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Geodesic Airframes

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Geodesic Airframes

Old 24th Feb 2011, 02:02
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Geodesic Airframes

As I understand it, a geodesic structure is based on straight lines drawn along a curved surface. There were a couple of British bombers based on this design concept by Barnes Wallis and they were remarkably sturdy though the skeleton looked like some kind of metal basket.

Did they use conventional stringers/longerons and spars? Also is there any commonality in concept between a geodesic frame and a honeycomb structure?
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Old 24th Feb 2011, 05:25
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http://www.avsim.com/pages/0409/FCS/...Brooklands.jpg
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Old 24th Feb 2011, 13:22
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DN de G Allen

Try and find a slim book called the Systematic relaxation of Constraints by D N de G Allen. Written in the 1930's for airship designers this is the tour de force and succinct with it.

Last edited by enicalyth; 24th Feb 2011 at 13:23. Reason: speeling poleece
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Old 24th Feb 2011, 13:36
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the frames were made of wood at first...this is where they used a two pack glue, plyurethane of the fist time. Now I am guessing here but the airframes specically using this process was the Halifax and also the Hurricane but not sure. The wood used was ASH...as from an ash tree.
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Old 24th Feb 2011, 14:15
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An interesting Barnes Wallis design of fabric-covered duralumin channel section. Used by Vickers (in no date order) on the Wellesley, Windsor, Warwick and, most famously, the Wellington. The earlier R100 airship also utilised the helical weave construction.
Amazing structural strength.
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Old 25th Feb 2011, 01:35
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the hurricane is/was a semi conventional steel tube fuselage, with wooden formers, and fabric covering
Hawker Restorations Limited Restoration of Hurricane G-ROBT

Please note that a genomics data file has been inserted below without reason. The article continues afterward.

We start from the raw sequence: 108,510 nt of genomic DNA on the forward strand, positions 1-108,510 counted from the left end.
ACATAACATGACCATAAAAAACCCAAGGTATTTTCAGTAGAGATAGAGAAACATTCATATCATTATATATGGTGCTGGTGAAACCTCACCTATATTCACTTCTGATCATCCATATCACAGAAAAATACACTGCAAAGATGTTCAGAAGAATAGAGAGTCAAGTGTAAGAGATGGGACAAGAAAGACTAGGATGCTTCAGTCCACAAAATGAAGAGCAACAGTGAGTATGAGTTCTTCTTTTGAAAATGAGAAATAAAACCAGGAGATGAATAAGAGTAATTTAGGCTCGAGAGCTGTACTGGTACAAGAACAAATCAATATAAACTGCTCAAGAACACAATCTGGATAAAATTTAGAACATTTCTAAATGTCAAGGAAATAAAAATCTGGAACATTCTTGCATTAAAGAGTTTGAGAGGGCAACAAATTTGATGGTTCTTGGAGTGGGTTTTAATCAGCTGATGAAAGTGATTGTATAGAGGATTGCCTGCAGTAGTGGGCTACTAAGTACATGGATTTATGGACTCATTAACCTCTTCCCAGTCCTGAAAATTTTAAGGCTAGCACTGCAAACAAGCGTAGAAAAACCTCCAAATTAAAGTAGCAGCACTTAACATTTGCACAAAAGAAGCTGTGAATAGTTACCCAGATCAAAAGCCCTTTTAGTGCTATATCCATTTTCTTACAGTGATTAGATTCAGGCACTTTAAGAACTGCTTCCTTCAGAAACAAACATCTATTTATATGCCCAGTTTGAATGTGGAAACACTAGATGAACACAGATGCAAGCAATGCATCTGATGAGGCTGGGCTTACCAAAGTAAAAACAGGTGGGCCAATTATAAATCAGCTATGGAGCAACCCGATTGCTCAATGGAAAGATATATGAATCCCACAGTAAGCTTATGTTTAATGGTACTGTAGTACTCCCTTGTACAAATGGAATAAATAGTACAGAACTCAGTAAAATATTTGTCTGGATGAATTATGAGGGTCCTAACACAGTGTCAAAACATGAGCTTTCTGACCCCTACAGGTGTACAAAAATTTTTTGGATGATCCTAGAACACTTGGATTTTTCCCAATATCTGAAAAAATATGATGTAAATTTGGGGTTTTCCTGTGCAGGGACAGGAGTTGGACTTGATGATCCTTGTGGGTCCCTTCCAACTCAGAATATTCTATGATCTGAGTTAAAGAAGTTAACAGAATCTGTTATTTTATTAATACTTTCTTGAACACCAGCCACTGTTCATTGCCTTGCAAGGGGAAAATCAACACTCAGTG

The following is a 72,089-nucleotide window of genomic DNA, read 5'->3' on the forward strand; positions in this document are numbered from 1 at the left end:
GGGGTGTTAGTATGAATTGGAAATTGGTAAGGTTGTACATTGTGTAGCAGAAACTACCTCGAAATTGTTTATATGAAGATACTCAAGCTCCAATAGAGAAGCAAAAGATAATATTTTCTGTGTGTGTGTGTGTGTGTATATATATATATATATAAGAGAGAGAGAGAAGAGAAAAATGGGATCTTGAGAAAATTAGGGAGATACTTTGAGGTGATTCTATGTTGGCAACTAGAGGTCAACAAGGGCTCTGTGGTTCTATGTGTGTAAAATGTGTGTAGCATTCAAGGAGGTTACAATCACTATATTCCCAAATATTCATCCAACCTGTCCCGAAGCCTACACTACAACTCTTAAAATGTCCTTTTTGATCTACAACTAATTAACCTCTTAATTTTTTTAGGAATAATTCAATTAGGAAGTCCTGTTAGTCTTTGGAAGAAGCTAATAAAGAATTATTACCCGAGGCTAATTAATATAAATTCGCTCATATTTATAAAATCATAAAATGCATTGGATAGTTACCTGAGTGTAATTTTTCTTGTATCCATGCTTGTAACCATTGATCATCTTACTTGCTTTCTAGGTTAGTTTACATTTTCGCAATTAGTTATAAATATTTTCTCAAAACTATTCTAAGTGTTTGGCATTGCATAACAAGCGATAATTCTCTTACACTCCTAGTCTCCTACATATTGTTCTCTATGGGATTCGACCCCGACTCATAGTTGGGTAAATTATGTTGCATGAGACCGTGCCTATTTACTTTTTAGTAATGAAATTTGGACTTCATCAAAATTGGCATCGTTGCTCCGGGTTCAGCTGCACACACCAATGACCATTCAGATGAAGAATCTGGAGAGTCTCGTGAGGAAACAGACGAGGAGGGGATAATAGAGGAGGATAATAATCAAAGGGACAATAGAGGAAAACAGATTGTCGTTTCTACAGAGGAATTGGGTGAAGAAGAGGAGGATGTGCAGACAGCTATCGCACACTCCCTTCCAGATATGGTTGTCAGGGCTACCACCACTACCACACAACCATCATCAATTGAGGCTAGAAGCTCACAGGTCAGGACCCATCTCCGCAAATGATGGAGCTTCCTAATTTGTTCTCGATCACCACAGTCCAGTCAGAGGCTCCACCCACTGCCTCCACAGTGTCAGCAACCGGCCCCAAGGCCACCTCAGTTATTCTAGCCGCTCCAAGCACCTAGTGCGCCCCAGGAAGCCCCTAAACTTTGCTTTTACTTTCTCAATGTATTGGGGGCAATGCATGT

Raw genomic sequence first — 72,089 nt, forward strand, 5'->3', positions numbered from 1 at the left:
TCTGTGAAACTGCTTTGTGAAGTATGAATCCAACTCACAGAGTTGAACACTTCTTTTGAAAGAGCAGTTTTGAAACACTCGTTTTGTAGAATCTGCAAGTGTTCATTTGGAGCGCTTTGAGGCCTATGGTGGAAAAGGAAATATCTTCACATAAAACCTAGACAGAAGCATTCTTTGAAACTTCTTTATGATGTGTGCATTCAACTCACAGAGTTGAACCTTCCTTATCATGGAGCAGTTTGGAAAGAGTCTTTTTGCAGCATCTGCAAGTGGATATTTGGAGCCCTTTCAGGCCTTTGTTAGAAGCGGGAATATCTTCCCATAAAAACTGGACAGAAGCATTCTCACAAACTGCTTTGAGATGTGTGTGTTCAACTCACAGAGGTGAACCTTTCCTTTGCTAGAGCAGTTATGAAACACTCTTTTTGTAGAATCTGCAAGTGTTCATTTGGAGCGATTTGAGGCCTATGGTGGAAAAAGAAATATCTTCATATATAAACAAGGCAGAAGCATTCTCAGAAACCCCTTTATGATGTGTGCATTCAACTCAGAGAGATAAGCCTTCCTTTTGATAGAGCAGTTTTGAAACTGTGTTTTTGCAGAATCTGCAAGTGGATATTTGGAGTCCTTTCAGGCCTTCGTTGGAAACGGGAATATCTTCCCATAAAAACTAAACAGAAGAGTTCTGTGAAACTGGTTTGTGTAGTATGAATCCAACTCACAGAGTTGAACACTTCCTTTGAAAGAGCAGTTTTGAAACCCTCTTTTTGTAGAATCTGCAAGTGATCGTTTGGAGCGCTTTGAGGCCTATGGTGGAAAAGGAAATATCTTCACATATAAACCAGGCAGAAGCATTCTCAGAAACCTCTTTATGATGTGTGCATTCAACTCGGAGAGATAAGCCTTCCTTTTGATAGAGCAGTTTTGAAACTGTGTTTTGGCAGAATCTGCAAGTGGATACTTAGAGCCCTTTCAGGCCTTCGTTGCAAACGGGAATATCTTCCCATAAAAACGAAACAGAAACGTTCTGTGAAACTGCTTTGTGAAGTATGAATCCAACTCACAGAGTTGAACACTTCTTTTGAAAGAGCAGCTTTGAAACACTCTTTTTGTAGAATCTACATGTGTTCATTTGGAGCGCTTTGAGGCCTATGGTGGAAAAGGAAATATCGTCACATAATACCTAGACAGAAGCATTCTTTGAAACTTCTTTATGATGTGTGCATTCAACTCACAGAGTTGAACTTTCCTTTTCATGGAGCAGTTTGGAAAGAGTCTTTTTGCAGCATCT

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Old 26th Feb 2011, 21:19
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The Wellington had external stringers to give a smooth surface for airflow. Despite the incredible ability to absorb battle damage, geodesic construction was dropped on later designs as fabric ripple at speeds over 300mph increased drag.

This gives a pretty good idea of the structure:

Wellington cutaway image by chris7421 on Photobucket

It appears that there were spars, longerons and formers, although they look smaller than one would expect to find on a semi-monocoque structure.

I made an experimental geodesic leading edge for a large, ultra-lightweight UAV using 0.6mm pultruded carbonfibre rod. The resulting structure was very stiff and weighed almost nothing. It is definitely worth revisiting for appropriate applications.

Honeycomb structures use the inner and outer skins to transmit loads. The honeycomb converts gives each skin depth to resist buckling. I would say that they are quite different.
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Old 27th Feb 2011, 01:01
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Hmm. It is not difficult to imagine that not only are geodesics and CFRP similar, for purposes of discussion here, they are identical.

Strength/Weight was always a driver in Aviation, hence Spruce rather than Fir, and Titanium rather than Steel. When the paradigm became Moot, we went back to solids. Howard Hughes developed an early form of prepreg using Birch veneer and Urea or Phenolic shear layers, enormously strong, and absent the need to "relieve" structure to minimum weight to maintain Strength.

The "Skeleton" of steel tube covered with fabric became obsolete when prestressed Aluminum panels and minimal structure could provide a three dimensional operant of what the Tube Fabric structure only "suggested".

Inside every solid and shaped prepreg panel of Carbon reinforced Plastic is a ghost of the Honeycomb, and the "Geodesic".

The secret to strength has always been "Two Phase", being a matrix enveloped in some solid. Bamboo is a perfect analogue in Nature of Rutan's best efforts.

eg: Fibrous/Lignin and Carbon Fibre/Resin. Same-o same-o.

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Old 27th Feb 2011, 08:43
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Looking at the Wellington cutaway, it is a lattice, two-dimensional in some areas and curved into a cylinder in others. Neither is truly geodesic in the sense of being a self-defining surface of linked rods. It is only in two-way curved surfaces that the geodesic structure becomes rigid.

The added rigidity in the Wellington comes from having a very thick skin, anyone with mechanical knowledge will recognise
(bd^3)/12
which is the moment of inertia of a beam of width b and depth d, the stiffness being proportional to the cube of d.

In the context of a lattice structure Bearfoil is quite correct in drawing a parallel with honeycomb materials where the separated skins provide the stiffness and the honeycomb simply defines the gap between skins.

PS - Apologies for lapsing into lecturer mode, will try not to in future!

Last edited by mike-wsm; 27th Feb 2011 at 09:42. Reason: apology added
 
Old 27th Feb 2011, 08:50
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You learn something every day. I always thought it was geodetic. Well well.
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Old 27th Feb 2011, 14:02
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Barnes Wallis' original patents for fuselage, wings and airframe all use the word "geodetic", and personally I'm inclined to go with his version. He was cleverer than me!